Scanning Tunneling Microscopy
Scanning tunneling microscopy is a microscopical technique that allows the investigation of electrically conducting surfaces down to the atomic scale. In the following I will give a very short overview of the basic principle.
In the scanning tunneling microscope
the sample is scanned by a very fine metallic tip. The tip is mechanically
connected to the scanner, an XYZ positioning device realized by means of
The reason for the extreme magnification capabilities of the STM down to the atomic scale is mainly the physical properties of the tunneling current.
The tunneling current flows across
the small gap that separates the tip from the sample, a case that is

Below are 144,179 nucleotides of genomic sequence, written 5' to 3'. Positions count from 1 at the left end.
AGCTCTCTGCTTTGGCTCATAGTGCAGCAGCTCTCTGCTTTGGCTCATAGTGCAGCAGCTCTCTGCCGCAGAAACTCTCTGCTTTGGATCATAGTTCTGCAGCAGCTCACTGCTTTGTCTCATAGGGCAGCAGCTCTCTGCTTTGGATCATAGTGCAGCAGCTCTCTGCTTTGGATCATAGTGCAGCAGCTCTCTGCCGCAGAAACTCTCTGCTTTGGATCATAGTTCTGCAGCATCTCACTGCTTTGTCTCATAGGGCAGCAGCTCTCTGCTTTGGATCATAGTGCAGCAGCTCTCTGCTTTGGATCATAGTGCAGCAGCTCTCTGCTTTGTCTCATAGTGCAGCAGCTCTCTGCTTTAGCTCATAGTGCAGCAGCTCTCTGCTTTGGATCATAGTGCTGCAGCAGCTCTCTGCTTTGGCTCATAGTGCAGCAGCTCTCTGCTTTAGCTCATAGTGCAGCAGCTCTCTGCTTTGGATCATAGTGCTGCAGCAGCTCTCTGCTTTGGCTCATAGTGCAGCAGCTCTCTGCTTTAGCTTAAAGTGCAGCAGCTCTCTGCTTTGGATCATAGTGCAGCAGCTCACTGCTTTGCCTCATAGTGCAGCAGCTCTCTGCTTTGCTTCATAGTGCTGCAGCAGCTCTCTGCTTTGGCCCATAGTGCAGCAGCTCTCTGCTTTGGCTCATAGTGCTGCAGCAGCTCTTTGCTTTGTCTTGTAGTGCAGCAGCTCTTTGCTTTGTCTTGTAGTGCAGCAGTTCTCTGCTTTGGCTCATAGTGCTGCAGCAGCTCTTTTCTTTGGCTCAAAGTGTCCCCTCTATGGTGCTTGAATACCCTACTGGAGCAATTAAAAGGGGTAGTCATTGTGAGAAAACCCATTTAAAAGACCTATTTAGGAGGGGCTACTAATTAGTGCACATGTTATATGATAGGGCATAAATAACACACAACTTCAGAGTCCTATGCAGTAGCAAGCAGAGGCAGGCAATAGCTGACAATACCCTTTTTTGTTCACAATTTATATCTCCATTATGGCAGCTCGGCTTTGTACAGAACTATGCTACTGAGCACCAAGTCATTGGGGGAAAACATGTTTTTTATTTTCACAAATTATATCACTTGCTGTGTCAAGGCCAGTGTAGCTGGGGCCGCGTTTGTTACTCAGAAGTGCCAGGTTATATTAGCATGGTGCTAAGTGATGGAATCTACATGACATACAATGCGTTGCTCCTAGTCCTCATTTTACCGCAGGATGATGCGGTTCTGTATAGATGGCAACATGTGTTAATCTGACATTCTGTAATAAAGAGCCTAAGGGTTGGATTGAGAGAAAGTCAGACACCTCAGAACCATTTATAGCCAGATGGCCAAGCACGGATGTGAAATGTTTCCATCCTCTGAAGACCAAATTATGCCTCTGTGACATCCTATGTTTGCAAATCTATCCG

forbidden in classical physics but that can be explained by the better
approach of quantum mechanics.
I= K*U*e -(k*d); k and K are constants.
Very small changes in the tip-sample separation induce large changes in the tunneling current!
This has the consequences that:
The question I am asked most is "How do you obtain these wonderful tunneling tips where only one atom is at the top?" But it is really easy to obtain such tips by etching or tearing a thin metal wire. I often use the following comparison: Imagine pouring a bucket of sand on the floor. If you examine the resulting conic heap in most cases you will find a grain of sand that represents the outermost peak. Very seldomly you will have several grains exactly representing the peak together. Now take the heap of sand for the tip and remember the exponential decay of the tunneling current. The tunneling current is carried and the sample surface will be scanned only by this outermost grain of sand... sorry: atom.